Book 75 of 2015: The Silver Lining by Jennifer Raygoza

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The media spread my face nationwide on every newspaper known to man when the story first broke. It read- James King. son of wealthy, ambitious hotel owner, Victoria King, busted for cocaine possession.
Let’s be honest. I’ve always been a rebel, a little rough around the edges. The black sheep of the family. The outcast. No one ever thought twice about me, not even when I was arrested. The only thing was, I didn’t really do it, but I served time for the crime.
Today my freedom was granted to me. I was permitted to leave this prison that I had lived in for the last sixteen months. The guards opened my cell, grinned and told me I could finally go back home. Home? See, it wouldn’t be my home. It would be her home. I had no home of my own anymore. Funny thing about being locked up, was that you lose everything, including yourself. You no longer exist to the outside world. You’re transparent, at least that’s how I felt until I met Emily. She was kind, and in my world people like her were far and few between. I was drawn to her like a magnet. I wanted her, but I’d kill myself trying to get her because she was damaged. I just didn’t know it yet.

I received a free copy of this book from the author for an honest review.

The Silver Lining is a New Adult romance about a Hotel mogul’s son who just got back from prison. He was stuck there for a crime he didn’t commit, but didn’t snitch on the person either. The book centers on his romance with a housekeeper and the struggle the two go through to find peace.

The book is written in first person with almost all of the chapters being in James King’s point of view. There is one chapter that is Emily’s. Though this could confuse a reader, I found the chapter to be important. It helps you understand Emily and what her reasons are. Granted, they weren’t great reasons, but I can understand why she did what she did (no spoilers here).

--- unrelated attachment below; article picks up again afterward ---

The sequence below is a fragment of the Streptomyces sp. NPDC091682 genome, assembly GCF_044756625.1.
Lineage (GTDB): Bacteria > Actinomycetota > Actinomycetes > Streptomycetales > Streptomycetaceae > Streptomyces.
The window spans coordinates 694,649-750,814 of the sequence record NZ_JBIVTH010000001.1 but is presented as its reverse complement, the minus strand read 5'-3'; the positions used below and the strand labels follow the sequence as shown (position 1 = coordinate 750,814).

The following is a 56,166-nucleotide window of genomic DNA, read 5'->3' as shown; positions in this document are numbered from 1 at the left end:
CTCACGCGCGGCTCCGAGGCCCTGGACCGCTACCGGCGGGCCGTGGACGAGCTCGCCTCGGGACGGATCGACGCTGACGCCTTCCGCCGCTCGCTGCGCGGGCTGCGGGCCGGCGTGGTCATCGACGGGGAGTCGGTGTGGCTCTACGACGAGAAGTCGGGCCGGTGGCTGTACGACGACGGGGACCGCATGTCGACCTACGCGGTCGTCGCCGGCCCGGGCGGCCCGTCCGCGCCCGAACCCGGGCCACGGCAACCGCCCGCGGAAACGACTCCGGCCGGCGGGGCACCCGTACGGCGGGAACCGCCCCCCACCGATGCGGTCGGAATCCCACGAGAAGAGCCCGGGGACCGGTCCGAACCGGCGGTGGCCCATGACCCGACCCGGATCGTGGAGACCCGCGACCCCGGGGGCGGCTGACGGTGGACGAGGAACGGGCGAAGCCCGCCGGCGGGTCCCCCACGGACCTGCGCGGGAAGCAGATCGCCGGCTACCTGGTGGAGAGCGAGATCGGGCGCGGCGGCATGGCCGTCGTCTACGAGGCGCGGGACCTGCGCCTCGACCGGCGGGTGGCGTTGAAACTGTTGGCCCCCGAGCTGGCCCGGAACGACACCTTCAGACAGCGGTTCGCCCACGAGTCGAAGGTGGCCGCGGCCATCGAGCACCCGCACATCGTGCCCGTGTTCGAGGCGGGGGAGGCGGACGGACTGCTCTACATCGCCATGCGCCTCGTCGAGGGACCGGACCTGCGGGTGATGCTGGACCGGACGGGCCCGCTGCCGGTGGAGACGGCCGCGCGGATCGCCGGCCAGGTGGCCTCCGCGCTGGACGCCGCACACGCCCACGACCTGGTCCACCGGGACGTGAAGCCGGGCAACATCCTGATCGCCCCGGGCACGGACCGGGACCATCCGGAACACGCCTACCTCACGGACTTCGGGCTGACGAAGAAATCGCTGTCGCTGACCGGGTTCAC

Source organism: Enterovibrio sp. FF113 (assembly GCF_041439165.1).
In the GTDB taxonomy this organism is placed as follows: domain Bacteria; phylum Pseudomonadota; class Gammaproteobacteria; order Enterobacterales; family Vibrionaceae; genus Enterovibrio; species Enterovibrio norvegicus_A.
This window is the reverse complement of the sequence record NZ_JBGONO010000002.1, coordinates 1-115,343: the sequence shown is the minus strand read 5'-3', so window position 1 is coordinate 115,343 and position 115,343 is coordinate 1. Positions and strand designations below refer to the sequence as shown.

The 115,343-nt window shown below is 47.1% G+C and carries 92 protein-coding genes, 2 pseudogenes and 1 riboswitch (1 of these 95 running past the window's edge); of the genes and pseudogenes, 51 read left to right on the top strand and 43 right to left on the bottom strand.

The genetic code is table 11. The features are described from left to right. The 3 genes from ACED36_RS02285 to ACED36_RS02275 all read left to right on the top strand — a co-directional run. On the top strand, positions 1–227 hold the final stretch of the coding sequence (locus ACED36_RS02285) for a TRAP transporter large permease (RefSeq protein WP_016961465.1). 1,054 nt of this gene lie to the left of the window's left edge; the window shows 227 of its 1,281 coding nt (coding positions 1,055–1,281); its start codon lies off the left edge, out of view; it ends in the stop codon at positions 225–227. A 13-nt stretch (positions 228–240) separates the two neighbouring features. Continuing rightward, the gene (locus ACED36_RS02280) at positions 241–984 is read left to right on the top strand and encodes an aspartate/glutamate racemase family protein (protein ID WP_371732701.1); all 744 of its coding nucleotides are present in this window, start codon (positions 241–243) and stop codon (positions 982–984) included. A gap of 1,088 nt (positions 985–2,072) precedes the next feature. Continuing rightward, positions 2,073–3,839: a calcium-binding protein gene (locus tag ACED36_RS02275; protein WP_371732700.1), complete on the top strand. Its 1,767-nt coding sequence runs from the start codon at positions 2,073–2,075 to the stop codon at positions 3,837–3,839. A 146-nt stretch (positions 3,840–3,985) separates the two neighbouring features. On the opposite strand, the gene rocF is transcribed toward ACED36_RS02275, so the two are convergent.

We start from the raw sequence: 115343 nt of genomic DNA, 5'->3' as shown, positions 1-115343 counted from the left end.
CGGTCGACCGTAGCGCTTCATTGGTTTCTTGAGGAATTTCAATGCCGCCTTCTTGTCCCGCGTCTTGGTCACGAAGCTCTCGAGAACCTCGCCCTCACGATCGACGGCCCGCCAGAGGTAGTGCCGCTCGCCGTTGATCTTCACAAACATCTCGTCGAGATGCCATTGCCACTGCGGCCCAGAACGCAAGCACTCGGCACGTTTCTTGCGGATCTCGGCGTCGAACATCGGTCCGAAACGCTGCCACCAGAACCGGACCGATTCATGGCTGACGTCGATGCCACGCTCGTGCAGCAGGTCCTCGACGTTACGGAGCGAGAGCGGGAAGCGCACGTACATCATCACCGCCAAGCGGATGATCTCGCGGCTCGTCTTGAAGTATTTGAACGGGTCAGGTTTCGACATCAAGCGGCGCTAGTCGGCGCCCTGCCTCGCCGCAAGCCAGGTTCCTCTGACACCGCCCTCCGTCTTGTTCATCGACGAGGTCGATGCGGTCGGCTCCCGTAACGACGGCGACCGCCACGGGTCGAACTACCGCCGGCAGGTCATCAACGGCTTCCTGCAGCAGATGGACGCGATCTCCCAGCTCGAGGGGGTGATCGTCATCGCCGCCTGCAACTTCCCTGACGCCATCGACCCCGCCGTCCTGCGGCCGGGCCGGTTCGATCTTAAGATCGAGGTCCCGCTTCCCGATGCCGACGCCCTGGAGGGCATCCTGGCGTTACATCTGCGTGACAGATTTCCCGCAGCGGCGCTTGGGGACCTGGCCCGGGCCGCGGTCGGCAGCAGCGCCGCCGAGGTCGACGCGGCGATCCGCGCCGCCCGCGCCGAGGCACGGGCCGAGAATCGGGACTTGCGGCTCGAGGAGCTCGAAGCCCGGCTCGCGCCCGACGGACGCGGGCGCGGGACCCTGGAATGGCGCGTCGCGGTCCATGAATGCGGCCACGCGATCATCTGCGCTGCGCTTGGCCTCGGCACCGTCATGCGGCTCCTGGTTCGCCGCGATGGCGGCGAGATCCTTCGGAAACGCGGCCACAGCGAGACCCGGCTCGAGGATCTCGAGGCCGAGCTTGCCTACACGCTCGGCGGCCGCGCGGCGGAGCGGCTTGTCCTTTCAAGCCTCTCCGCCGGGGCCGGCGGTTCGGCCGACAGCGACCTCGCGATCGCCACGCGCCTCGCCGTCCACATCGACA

James King is from a rich family, but he acts like a decent man. He isn’t all about money and thinks family is first. His close friends are family to him because of his lack of relationship with his mother. I love a family guy and James has that quality. He would give the shirt off his back for someone because it is right, not because he expects something in return.

Emily is from a poor family and has worked hard to get what she wants in life. She seemed anxious to me and afraid of the future. She didn’t seem to live in the moment, but more day to day. She was a character who seemed to focus on survival, not necessarily happiness.

Together, they may a good team. James seemed to be less angry and less of an ass (he was an ass for reasons I could understand) when he was with Emily. Emily was less anxious. They work well together and I liked that Raygoza made them feed off each other well. Even when they fought, they were meant to be. It didn’t feel like a dangerous relationship, but one that could thrive in real life.

The story was easy to get into and fun to read. I was able to figure things out, but there is one question left in the wind. However, the question is more like a “I wonder” and it’s not focal to the main characters. It’s about the main antagonist, James King’s mother. Who seemed more like an evil stepmother from a Disney movie. Seriously, she’s a witch.

All in all, I really liked the book. It was quick, had me rooting for the main guy (there were moments I did swoon over him), and I couldn’t put it down until I was done.

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